'12 Years a Slave:' an American story unearthed by British filmmaker
By Mary Milliken
TORONTO (Reuters) - Set in the plantations of sweltering southern Louisiana and based on the 1853 memoir of a free black man sold into slavery, "12 Years a Slave" is unmistakably an American story.
And yet, much is being made of the provenance of a film that has won widespread acclaim from critics and audiences at festivals in Toronto and Telluride and been touted as a top early contender for Oscars.
Director Steve McQueen, whose idea it was, is British.
"It's strange that it took a Brit, Steve McQueen, to ask a question 'Why are there not more movies on American slavery? And he's absolutely right," Brad Pitt, a producer on the film who also has a role in it, said at its Toronto premiere on Friday.
After a surprise screening of the movie in the Colorado mountain town of Telluride in late August, trade publication Variety wrote a glowing review, but said it was a "disgrace that it takes a British director to stare the issue in its face."
McQueen plays down the role his nationality might have, as does the actor who plays the lead role of Solomon Northup, Chiwetel Ejiofor, a Briton of Nigerian origin. Both have slavery in their family histories and believe in the global nature of the story.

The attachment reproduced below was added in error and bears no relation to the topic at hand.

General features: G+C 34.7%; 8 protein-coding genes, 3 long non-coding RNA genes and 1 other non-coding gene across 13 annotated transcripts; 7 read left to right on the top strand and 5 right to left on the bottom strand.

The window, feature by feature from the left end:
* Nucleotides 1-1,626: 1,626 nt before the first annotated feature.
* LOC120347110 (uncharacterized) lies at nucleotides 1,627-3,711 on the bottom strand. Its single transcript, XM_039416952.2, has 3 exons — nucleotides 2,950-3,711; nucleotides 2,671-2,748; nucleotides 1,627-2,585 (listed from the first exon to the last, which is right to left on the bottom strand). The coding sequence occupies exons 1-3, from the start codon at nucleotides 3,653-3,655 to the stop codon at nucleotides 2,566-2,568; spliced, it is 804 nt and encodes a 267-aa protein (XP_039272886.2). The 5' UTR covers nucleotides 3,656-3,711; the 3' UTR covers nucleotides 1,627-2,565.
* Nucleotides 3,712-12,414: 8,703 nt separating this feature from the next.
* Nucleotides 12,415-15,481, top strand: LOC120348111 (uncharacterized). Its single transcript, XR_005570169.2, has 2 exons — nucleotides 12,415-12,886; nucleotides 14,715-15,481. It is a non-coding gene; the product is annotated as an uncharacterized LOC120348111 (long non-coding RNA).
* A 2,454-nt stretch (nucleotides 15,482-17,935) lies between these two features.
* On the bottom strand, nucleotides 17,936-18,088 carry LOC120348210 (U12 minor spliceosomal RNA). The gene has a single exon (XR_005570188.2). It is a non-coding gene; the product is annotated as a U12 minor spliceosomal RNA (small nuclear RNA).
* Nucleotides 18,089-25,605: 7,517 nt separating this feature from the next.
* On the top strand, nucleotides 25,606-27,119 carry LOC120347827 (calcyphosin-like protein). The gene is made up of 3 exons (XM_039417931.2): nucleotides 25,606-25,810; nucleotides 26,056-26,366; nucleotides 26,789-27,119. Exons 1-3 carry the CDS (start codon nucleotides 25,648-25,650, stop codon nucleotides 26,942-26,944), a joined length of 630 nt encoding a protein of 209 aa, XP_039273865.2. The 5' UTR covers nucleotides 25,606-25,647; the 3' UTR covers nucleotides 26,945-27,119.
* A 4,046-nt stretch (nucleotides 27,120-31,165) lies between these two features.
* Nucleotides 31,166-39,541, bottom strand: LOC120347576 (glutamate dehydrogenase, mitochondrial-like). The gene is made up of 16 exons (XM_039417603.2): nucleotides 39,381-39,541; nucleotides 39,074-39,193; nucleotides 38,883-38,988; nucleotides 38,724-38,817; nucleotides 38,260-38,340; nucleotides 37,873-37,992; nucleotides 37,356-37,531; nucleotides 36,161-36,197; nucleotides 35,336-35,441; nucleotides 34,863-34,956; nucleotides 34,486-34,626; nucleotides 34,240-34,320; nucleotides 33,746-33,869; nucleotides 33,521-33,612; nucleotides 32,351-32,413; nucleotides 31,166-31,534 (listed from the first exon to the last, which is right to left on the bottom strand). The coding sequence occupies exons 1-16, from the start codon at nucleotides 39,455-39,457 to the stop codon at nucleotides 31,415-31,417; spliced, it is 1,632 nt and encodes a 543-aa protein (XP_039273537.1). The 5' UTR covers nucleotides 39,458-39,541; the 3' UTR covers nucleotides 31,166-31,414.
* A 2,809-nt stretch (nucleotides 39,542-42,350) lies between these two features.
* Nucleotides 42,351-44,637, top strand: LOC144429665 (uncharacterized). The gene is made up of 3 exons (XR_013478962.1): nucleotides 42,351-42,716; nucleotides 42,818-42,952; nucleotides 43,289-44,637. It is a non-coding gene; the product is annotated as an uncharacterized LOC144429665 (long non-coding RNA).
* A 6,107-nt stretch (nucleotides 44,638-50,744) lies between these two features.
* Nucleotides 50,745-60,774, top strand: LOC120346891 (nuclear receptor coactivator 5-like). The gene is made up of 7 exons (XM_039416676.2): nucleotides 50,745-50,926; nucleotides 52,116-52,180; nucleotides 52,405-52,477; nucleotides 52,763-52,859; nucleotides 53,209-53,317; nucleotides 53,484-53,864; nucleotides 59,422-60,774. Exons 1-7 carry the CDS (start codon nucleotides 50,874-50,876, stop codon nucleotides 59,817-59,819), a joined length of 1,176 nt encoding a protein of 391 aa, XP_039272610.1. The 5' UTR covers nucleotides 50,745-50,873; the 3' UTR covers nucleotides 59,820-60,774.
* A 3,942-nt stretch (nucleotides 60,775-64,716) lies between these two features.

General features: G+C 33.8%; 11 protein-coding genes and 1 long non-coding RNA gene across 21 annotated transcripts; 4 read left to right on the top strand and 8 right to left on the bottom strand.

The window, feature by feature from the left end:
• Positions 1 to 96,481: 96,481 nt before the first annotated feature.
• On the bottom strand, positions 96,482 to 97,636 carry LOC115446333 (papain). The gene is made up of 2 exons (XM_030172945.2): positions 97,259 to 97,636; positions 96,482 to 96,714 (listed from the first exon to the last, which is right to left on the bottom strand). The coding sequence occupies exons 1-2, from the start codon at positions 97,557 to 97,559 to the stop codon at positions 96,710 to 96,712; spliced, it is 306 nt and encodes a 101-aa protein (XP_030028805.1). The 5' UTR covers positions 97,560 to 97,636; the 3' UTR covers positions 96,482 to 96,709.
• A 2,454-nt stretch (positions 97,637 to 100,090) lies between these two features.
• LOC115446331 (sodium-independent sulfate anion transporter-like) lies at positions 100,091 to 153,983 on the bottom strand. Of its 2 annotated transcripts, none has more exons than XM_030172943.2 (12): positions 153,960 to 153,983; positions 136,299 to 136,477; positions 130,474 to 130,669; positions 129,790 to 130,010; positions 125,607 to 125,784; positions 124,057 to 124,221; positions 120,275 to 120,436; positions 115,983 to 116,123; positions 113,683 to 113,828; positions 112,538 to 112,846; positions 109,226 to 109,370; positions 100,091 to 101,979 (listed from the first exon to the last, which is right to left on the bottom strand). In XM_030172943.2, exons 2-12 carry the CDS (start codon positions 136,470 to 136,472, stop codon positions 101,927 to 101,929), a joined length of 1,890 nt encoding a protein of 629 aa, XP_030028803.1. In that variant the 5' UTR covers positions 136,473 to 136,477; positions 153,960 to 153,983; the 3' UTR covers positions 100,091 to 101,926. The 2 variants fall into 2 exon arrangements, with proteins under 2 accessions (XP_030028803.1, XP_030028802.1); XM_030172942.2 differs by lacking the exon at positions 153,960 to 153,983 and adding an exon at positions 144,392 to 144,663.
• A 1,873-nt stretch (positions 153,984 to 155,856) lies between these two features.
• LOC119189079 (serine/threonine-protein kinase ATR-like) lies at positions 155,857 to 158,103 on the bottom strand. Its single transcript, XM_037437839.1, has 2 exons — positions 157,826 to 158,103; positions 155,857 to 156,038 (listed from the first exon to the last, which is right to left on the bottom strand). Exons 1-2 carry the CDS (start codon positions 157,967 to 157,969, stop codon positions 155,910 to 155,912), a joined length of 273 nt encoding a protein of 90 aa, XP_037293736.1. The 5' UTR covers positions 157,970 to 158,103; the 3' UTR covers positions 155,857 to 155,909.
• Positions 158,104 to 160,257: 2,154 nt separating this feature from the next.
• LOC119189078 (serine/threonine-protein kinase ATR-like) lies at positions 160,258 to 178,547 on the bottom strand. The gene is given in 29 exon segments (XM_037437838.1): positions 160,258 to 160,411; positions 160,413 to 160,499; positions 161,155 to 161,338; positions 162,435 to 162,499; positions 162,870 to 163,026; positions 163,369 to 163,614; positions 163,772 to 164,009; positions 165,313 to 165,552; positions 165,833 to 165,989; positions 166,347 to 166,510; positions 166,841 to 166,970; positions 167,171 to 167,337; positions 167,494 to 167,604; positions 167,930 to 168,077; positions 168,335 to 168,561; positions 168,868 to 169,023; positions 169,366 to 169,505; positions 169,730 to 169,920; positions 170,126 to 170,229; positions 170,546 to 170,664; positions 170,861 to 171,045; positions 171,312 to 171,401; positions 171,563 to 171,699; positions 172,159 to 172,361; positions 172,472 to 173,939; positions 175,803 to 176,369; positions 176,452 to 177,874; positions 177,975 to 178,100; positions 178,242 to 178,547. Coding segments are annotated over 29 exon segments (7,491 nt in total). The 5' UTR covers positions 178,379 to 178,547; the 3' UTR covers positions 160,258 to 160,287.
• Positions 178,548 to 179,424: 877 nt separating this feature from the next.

"It was just one of those stories that I felt needed to be told," McQueen told Reuters. "My ancestors were slaves, of course. I come from West Indies. I went through the whole Americas, South America, West Indies and I got the idea of North America and the idea of this free man."
McQueen, who won over critics with his first two dramas "Hunger" and "Shame," also feels kinship with the United States, due to his family diaspora and the links between the West Indies and American black culture. Continued...